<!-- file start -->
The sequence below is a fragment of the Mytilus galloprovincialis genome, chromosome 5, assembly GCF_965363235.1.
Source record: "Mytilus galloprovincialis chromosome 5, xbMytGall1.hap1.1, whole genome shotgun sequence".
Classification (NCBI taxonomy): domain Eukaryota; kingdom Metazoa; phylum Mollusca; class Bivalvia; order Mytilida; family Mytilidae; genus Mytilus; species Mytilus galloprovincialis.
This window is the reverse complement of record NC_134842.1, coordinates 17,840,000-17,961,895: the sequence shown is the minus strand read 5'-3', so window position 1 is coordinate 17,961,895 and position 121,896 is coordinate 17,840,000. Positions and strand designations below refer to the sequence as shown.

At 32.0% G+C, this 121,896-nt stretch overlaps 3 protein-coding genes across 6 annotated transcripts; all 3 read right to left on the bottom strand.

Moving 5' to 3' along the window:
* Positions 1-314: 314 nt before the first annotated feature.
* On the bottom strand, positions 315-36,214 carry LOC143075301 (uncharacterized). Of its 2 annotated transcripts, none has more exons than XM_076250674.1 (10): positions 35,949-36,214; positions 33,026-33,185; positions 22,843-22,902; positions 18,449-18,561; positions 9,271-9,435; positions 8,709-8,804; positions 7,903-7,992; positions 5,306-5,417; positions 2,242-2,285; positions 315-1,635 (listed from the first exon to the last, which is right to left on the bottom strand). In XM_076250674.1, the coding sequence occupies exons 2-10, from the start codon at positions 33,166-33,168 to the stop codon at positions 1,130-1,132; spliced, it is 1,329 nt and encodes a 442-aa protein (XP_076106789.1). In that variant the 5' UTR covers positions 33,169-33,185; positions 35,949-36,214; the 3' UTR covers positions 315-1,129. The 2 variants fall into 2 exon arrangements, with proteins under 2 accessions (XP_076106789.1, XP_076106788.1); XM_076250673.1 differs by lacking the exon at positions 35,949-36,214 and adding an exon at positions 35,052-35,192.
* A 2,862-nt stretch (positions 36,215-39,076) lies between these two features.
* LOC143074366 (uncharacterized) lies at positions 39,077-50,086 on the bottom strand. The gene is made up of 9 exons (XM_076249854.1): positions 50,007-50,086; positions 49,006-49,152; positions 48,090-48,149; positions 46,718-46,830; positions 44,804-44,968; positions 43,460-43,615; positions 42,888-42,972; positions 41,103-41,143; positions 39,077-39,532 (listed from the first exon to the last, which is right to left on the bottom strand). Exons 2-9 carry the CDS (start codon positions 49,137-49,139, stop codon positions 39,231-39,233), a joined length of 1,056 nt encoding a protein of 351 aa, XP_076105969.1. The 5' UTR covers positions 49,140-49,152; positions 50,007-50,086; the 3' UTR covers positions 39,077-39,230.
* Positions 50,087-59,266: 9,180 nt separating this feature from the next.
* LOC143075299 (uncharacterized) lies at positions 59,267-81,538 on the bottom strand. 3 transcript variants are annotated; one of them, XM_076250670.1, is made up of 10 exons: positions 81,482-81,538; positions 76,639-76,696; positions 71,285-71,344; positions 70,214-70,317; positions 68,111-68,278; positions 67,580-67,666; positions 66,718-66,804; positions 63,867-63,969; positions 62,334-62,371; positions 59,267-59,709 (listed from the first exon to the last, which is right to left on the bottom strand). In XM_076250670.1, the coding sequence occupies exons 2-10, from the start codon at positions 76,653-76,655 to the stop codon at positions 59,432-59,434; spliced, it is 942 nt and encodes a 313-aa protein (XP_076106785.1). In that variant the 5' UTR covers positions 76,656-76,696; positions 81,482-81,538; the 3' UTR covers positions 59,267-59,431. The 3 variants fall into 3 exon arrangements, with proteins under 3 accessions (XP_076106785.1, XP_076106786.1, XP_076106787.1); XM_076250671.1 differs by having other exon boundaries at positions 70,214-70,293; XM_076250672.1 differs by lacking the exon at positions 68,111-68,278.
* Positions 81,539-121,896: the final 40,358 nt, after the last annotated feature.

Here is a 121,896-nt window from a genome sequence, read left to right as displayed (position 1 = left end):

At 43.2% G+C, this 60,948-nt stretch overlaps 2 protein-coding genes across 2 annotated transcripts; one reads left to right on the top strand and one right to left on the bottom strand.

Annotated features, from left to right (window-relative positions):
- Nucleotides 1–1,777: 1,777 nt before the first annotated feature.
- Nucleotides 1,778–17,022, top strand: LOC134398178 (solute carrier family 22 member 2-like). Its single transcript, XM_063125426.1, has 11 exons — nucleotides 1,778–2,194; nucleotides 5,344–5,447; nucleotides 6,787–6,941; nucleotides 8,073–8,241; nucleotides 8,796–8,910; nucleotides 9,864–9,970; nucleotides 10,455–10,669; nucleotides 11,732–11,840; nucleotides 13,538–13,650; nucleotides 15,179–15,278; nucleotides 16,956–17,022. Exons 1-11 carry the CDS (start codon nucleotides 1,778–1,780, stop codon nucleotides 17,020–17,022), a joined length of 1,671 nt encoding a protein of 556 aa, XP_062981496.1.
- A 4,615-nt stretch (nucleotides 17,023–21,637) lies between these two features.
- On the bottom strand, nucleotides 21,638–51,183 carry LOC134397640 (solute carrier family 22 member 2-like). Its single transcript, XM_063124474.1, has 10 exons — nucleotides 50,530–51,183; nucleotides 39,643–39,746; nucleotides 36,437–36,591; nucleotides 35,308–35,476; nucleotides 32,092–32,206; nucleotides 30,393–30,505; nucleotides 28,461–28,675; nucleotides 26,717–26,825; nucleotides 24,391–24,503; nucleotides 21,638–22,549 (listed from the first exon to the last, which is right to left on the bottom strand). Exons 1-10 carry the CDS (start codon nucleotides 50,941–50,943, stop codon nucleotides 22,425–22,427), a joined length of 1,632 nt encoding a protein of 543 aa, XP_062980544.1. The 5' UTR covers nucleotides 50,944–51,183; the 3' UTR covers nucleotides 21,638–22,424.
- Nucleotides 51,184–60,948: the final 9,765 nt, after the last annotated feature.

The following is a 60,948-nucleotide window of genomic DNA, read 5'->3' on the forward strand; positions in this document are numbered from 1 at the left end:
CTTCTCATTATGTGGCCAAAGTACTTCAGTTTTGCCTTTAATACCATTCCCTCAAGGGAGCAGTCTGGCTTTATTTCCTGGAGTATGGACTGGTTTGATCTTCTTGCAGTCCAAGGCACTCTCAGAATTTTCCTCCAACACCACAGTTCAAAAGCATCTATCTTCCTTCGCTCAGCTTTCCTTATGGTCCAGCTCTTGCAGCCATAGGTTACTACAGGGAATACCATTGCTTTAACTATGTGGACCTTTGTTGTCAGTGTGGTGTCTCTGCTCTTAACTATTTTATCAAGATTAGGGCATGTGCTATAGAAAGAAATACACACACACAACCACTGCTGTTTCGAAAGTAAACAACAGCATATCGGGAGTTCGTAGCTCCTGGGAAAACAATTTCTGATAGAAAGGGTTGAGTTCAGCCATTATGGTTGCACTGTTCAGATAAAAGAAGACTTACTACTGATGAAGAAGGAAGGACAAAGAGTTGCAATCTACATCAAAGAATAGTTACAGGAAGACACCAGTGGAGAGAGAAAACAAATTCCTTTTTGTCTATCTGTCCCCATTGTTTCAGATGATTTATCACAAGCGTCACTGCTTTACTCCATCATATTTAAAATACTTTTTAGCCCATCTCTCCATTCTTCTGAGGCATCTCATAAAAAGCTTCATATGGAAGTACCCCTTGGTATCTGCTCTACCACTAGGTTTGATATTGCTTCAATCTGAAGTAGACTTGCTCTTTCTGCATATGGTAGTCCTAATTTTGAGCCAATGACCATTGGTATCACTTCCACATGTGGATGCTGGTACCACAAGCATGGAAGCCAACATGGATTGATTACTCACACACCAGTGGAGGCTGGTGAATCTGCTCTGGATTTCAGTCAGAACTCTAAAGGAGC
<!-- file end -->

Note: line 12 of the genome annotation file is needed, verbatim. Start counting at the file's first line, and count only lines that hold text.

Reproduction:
* LOC143075299 (uncharacterized) lies at positions 59,267-81,538 on the bottom strand. 3 transcript variants are annotated; one of them, XM_076250670.1, is made up of 10 exons: positions 81,482-81,538; positions 76,639-76,696; positions 71,285-71,344; positions 70,214-70,317; positions 68,111-68,278; positions 67,580-67,666; positions 66,718-66,804; positions 63,867-63,969; positions 62,334-62,371; positions 59,267-59,709 (listed from the first exon to the last, which is right to left on the bottom strand). In XM_076250670.1, the coding sequence occupies exons 2-10, from the start codon at positions 76,653-76,655 to the stop codon at positions 59,432-59,434; spliced, it is 942 nt and encodes a 313-aa protein (XP_076106785.1). In that variant the 5' UTR covers positions 76,656-76,696; positions 81,482-81,538; the 3' UTR covers positions 59,267-59,431. The 3 variants fall into 3 exon arrangements, with proteins under 3 accessions (XP_076106785.1, XP_076106786.1, XP_076106787.1); XM_076250671.1 differs by having other exon boundaries at positions 70,214-70,293; XM_076250672.1 differs by lacking the exon at positions 68,111-68,278.